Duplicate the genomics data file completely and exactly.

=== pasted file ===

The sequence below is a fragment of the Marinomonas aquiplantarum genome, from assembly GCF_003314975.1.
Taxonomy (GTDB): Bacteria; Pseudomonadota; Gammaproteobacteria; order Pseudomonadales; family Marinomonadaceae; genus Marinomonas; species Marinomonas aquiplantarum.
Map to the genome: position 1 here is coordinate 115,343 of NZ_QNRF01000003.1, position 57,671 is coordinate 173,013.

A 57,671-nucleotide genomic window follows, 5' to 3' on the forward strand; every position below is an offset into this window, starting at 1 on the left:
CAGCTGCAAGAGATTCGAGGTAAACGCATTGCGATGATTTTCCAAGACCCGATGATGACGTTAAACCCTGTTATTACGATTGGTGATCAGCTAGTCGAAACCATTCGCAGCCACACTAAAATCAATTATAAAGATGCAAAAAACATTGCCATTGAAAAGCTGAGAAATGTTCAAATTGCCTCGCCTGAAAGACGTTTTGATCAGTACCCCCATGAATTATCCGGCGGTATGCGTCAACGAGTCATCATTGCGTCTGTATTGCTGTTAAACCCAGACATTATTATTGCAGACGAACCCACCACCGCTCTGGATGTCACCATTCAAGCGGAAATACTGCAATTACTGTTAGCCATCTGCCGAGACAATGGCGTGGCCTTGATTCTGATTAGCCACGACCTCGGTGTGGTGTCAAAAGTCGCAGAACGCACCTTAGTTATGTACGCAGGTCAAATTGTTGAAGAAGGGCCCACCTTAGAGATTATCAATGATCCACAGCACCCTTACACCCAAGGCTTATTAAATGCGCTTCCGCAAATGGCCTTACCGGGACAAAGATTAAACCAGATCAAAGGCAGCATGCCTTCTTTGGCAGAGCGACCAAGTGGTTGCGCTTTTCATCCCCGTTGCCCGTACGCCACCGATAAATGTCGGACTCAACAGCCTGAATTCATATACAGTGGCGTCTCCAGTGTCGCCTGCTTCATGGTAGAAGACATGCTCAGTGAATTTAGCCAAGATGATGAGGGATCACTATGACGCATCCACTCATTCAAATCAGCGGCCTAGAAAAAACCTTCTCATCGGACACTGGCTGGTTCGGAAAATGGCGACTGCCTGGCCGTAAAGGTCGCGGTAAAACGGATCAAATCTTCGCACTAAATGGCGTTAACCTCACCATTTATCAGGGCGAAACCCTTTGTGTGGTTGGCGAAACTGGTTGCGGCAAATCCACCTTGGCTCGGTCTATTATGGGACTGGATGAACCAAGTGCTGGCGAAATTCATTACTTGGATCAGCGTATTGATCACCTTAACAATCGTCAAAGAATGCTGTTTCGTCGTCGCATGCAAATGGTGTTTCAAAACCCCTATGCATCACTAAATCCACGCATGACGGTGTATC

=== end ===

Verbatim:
The sequence below is a fragment of the Marinomonas aquiplantarum genome, from assembly GCF_003314975.1.
Taxonomy (GTDB): Bacteria; Pseudomonadota; Gammaproteobacteria; order Pseudomonadales; family Marinomonadaceae; genus Marinomonas; species Marinomonas aquiplantarum.
Map to the genome: position 1 here is coordinate 115,343 of NZ_QNRF01000003.1, position 57,671 is coordinate 173,013.

A 57,671-nucleotide genomic window follows, 5' to 3' on the forward strand; every position below is an offset into this window, starting at 1 on the left:
CAGCTGCAAGAGATTCGAGGTAAACGCATTGCGATGATTTTCCAAGACCCGATGATGACGTTAAACCCTGTTATTACGATTGGTGATCAGCTAGTCGAAACCATTCGCAGCCACACTAAAATCAATTATAAAGATGCAAAAAACATTGCCATTGAAAAGCTGAGAAATGTTCAAATTGCCTCGCCTGAAAGACGTTTTGATCAGTACCCCCATGAATTATCCGGCGGTATGCGTCAACGAGTCATCATTGCGTCTGTATTGCTGTTAAACCCAGACATTATTATTGCAGACGAACCCACCACCGCTCTGGATGTCACCATTCAAGCGGAAATACTGCAATTACTGTTAGCCATCTGCCGAGACAATGGCGTGGCCTTGATTCTGATTAGCCACGACCTCGGTGTGGTGTCAAAAGTCGCAGAACGCACCTTAGTTATGTACGCAGGTCAAATTGTTGAAGAAGGGCCCACCTTAGAGATTATCAATGATCCACAGCACCCTTACACCCAAGGCTTATTAAATGCGCTTCCGCAAATGGCCTTACCGGGACAAAGATTAAACCAGATCAAAGGCAGCATGCCTTCTTTGGCAGAGCGACCAAGTGGTTGCGCTTTTCATCCCCGTTGCCCGTACGCCACCGATAAATGTCGGACTCAACAGCCTGAATTCATATACAGTGGCGTCTCCAGTGTCGCCTGCTTCATGGTAGAAGACATGCTCAGTGAATTTAGCCAAGATGATGAGGGATCACTATGACGCATCCACTCATTCAAATCAGCGGCCTAGAAAAAACCTTCTCATCGGACACTGGCTGGTTCGGAAAATGGCGACTGCCTGGCCGTAAAGGTCGCGGTAAAACGGATCAAATCTTCGCACTAAATGGCGTTAACCTCACCATTTATCAGGGCGAAACCCTTTGTGTGGTTGGCGAAACTGGTTGCGGCAAATCCACCTTGGCTCGGTCTATTATGGGACTGGATGAACCAAGTGCTGGCGAAATTCATTACTTGGATCAGCGTATTGATCACCTTAACAATCGTCAAAGAATGCTGTTTCGTCGTCGCATGCAAATGGTGTTTCAAAACCCCTATGCATCACTAAATCCACGCATGACGGTGTATC